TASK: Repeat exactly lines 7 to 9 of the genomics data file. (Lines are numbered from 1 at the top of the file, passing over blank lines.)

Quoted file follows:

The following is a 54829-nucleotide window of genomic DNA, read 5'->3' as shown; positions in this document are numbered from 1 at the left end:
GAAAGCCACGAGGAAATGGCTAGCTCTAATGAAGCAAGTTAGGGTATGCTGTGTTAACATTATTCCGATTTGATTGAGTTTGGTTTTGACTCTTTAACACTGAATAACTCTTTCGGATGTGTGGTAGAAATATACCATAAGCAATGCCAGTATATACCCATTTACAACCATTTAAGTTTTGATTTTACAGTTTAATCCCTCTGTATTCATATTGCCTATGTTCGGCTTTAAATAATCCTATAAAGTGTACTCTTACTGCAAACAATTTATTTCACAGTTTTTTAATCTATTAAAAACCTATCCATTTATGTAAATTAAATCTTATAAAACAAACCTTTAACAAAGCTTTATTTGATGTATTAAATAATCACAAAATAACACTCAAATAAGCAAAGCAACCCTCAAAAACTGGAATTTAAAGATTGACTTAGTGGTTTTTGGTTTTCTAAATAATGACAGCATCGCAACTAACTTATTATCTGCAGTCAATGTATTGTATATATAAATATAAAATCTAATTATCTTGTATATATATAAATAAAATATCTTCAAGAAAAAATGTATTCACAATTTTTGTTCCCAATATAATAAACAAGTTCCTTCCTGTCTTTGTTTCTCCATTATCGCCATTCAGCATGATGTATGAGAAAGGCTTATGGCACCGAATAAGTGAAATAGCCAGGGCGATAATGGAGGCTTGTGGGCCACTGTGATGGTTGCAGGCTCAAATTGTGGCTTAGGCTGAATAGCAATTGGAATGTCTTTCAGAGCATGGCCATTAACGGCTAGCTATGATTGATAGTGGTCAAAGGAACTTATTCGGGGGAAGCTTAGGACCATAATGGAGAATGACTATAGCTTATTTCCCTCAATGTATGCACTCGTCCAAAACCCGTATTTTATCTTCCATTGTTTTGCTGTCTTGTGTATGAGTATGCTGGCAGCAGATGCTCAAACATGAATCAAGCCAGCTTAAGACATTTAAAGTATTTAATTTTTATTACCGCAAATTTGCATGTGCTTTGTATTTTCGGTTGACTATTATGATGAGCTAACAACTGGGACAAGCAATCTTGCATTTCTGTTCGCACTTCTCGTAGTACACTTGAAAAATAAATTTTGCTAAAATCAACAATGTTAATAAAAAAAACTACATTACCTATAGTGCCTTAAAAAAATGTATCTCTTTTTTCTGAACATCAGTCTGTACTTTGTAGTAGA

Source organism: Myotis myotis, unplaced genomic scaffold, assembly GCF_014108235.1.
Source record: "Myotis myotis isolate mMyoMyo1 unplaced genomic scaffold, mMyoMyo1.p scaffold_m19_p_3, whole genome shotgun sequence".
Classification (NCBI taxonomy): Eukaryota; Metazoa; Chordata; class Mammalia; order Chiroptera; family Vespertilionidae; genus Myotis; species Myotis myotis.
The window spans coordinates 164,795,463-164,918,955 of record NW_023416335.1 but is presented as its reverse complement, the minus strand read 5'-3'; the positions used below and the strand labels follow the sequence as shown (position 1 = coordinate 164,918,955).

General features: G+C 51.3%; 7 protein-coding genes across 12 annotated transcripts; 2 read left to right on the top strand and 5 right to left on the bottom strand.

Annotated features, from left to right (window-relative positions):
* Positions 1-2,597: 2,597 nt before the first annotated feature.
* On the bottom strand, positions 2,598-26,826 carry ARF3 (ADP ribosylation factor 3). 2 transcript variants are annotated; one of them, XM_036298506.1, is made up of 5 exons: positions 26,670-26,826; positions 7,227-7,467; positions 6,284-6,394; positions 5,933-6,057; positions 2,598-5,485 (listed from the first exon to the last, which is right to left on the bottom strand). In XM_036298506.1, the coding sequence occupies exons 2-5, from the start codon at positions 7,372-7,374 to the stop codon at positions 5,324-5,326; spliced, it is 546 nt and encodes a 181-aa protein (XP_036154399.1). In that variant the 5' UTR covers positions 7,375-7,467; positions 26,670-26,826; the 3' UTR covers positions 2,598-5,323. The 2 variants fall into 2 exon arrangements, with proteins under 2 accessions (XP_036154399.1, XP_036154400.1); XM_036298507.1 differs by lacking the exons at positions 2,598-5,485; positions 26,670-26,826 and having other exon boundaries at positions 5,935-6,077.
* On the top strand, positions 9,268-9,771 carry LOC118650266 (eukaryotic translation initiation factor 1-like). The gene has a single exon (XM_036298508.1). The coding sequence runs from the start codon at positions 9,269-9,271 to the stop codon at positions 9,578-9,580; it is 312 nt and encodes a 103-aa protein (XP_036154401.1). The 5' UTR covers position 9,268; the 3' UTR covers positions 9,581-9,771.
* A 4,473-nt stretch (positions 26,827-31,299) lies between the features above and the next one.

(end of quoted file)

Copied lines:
General features: G+C 51.3%; 7 protein-coding genes across 12 annotated transcripts; 2 read left to right on the top strand and 5 right to left on the bottom strand.

Annotated features, from left to right (window-relative positions):
* Positions 1-2,597: 2,597 nt before the first annotated feature.